There are echoes of his grandmother in the Prince’s approach to his Covid-19 diagnosis. ‘As far as the Prince is concerned, this is only going to give him a better idea of the way this virus is impacting on everyone,’ says one of his team. ‘When he is better and meeting people, he will be able to speak with first-hand experience.’

His attitude is reminiscent of that famous remark by the Queen Mother after Buckingham Palace received the first direct hit during the World War II: ‘Now I feel I can look the East End in the face.’ There has been a certain degree of sniping on social media from people wondering why the Prince and the Duchess (who does not have the virus) had been given a test for the virus when some NHS workers have yet to receive one.

Royal staff have insisted that the Aberdeenshire NHS took the decision on the same clinical grounds that would apply to anyone else fitting the same age and medical profile. The chief medical officer for Scotland, Dr Catherine Calderwood, has issued a statement to that effect. 

For now, the Prince continues to receive the usual volume of paperwork from the private office at Clarence House, the one difference being that it now arrives online rather than in a box (while the Queen has red boxes, the Prince’s are green).

‘The green boxes are now digital green boxes,’ explains a member of staff, adding that this week’s bundle of online documents has included the latest draft of the Coronavirus Bill which can expect Royal Assent from the Queen any minute.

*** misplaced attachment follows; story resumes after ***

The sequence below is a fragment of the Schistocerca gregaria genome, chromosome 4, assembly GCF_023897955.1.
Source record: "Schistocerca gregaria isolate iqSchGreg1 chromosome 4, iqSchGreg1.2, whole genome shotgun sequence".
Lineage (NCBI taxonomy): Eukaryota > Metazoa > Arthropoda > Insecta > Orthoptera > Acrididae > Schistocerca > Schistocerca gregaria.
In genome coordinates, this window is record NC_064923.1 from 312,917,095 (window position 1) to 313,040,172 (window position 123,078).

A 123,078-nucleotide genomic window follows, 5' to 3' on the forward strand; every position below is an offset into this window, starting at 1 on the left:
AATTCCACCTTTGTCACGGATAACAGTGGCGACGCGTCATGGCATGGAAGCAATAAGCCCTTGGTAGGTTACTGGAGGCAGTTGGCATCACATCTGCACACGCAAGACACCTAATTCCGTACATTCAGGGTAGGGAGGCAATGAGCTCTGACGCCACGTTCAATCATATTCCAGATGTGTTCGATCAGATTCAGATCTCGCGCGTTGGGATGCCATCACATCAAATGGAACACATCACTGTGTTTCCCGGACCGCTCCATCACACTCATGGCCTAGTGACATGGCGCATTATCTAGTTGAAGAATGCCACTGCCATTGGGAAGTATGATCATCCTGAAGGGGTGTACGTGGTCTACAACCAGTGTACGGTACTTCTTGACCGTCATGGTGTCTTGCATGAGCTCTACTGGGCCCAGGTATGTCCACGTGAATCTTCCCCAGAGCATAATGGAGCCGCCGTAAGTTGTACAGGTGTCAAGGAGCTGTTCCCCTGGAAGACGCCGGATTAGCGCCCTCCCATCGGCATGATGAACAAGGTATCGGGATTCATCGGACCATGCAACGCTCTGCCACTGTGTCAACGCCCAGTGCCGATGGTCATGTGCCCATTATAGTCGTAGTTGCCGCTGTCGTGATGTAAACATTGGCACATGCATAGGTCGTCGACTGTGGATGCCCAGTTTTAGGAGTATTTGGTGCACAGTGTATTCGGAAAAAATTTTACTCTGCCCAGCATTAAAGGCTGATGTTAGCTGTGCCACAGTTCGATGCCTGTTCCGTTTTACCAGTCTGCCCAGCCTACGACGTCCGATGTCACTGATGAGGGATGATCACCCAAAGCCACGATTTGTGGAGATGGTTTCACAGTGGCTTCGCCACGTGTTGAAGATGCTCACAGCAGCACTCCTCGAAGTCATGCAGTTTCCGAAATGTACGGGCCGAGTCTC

The virus has not stopped him keeping abreast of official papers and of coronavirus updates from his various charities and regiments, though there may be a certain delay in receiving replies for a while.

The Prince’s health has always been good, a legacy of his fondness for the ‘5BX’ fitness regime of the Royal Canadian Air Force — five basic exercises which can be done in 11 minutes, even in a confined space — and of his diet. A very disciplined eater, he usually avoids stopping for lunch or even eating it (‘I’m like a camel,’ he once told me) and he drinks little.

Since the results of his test were confirmed on Tuesday evening, he has talked to the Queen and been in regular contact with both his sons. Never a great one for computers, he has nonetheless had video communication installed at Birkhall and will continue to talk to the family in that way until normal life resumes.

In his present isolation, at least, it makes no difference whatsoever whether Prince Harry and his young family are tucked away on the far side of Canada or just down the road in Ballater.